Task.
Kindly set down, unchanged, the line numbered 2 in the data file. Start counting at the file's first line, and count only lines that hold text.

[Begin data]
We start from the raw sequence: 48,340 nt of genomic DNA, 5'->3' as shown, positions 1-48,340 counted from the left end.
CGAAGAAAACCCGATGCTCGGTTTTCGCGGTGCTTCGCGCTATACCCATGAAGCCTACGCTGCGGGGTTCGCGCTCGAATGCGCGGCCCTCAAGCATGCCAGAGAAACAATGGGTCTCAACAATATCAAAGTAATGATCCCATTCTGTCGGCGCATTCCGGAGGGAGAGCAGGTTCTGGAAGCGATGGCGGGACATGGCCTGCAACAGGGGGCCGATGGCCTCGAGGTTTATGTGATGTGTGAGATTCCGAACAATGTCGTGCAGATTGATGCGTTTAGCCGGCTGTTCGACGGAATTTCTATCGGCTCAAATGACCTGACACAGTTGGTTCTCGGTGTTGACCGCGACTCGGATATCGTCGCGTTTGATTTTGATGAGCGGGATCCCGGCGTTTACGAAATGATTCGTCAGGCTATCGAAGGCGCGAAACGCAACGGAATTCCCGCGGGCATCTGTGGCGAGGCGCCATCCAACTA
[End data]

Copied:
CGAAGAAAACCCGATGCTCGGTTTTCGCGGTGCTTCGCGCTATACCCATGAAGCCTACGCTGCGGGGTTCGCGCTCGAATGCGCGGCCCTCAAGCATGCCAGAGAAACAATGGGTCTCAACAATATCAAAGTAATGATCCCATTCTGTCGGCGCATTCCGGAGGGAGAGCAGGTTCTGGAAGCGATGGCGGGACATGGCCTGCAACAGGGGGCCGATGGCCTCGAGGTTTATGTGATGTGTGAGATTCCGAACAATGTCGTGCAGATTGATGCGTTTAGCCGGCTGTTCGACGGAATTTCTATCGGCTCAAATGACCTGACACAGTTGGTTCTCGGTGTTGACCGCGACTCGGATATCGTCGCGTTTGATTTTGATGAGCGGGATCCCGGCGTTTACGAAATGATTCGTCAGGCTATCGAAGGCGCGAAACGCAACGGAATTCCCGCGGGCATCTGTGGCGAGGCGCCATCCAACTA